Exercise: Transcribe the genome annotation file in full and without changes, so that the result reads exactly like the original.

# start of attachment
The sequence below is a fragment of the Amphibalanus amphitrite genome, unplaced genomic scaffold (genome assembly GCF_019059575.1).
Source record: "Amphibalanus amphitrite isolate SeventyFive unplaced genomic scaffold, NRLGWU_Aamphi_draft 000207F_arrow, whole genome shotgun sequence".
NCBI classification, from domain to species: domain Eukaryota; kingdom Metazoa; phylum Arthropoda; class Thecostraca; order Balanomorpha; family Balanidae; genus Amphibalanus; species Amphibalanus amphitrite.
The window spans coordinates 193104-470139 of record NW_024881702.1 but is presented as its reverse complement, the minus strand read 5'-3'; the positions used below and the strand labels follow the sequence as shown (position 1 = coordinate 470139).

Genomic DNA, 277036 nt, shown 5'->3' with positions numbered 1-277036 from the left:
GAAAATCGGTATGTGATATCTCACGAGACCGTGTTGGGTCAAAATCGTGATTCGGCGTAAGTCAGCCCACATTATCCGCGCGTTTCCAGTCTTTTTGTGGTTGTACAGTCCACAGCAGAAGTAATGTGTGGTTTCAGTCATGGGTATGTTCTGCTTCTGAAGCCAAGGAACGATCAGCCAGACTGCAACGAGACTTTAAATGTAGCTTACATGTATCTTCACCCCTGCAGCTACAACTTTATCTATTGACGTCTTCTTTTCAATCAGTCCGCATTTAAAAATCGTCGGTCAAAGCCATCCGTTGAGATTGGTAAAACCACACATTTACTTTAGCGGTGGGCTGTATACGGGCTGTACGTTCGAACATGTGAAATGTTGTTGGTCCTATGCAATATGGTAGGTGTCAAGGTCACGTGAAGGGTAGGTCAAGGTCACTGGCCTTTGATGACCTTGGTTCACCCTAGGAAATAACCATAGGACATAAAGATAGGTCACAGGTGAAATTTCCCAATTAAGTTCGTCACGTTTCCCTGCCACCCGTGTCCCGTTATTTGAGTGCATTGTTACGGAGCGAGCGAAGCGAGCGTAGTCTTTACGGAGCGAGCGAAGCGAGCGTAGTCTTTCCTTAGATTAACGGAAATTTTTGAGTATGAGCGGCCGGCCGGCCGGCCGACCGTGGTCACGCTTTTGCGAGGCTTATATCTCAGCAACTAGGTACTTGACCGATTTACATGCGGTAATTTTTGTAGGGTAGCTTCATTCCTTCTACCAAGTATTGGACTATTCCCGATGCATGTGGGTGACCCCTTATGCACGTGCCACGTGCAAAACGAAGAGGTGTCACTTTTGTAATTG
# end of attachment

The sequence below is a fragment of the Amphibalanus amphitrite genome, unplaced genomic scaffold (genome assembly GCF_019059575.1).
Source record: "Amphibalanus amphitrite isolate SeventyFive unplaced genomic scaffold, NRLGWU_Aamphi_draft 000207F_arrow, whole genome shotgun sequence".
NCBI classification, from domain to species: domain Eukaryota; kingdom Metazoa; phylum Arthropoda; class Thecostraca; order Balanomorpha; family Balanidae; genus Amphibalanus; species Amphibalanus amphitrite.
The window spans coordinates 193104-470139 of record NW_024881702.1 but is presented as its reverse complement, the minus strand read 5'-3'; the positions used below and the strand labels follow the sequence as shown (position 1 = coordinate 470139).

Genomic DNA, 277036 nt, shown 5'->3' with positions numbered 1-277036 from the left:
GAAAATCGGTATGTGATATCTCACGAGACCGTGTTGGGTCAAAATCGTGATTCGGCGTAAGTCAGCCCACATTATCCGCGCGTTTCCAGTCTTTTTGTGGTTGTACAGTCCACAGCAGAAGTAATGTGTGGTTTCAGTCATGGGTATGTTCTGCTTCTGAAGCCAAGGAACGATCAGCCAGACTGCAACGAGACTTTAAATGTAGCTTACATGTATCTTCACCCCTGCAGCTACAACTTTATCTATTGACGTCTTCTTTTCAATCAGTCCGCATTTAAAAATCGTCGGTCAAAGCCATCCGTTGAGATTGGTAAAACCACACATTTACTTTAGCGGTGGGCTGTATACGGGCTGTACGTTCGAACATGTGAAATGTTGTTGGTCCTATGCAATATGGTAGGTGTCAAGGTCACGTGAAGGGTAGGTCAAGGTCACTGGCCTTTGATGACCTTGGTTCACCCTAGGAAATAACCATAGGACATAAAGATAGGTCACAGGTGAAATTTCCCAATTAAGTTCGTCACGTTTCCCTGCCACCCGTGTCCCGTTATTTGAGTGCATTGTTACGGAGCGAGCGAAGCGAGCGTAGTCTTTACGGAGCGAGCGAAGCGAGCGTAGTCTTTCCTTAGATTAACGGAAATTTTTGAGTATGAGCGGCCGGCCGGCCGGCCGACCGTGGTCACGCTTTTGCGAGGCTTATATCTCAGCAACTAGGTACTTGACCGATTTACATGCGGTAATTTTTGTAGGGTAGCTTCATTCCTTCTACCAAGTATTGGACTATTCCCGATGCATGTGGGTGACCCCTTATGCACGTGCCACGTGCAAAACGAAGAGGTGTCACTTTTGTAATTG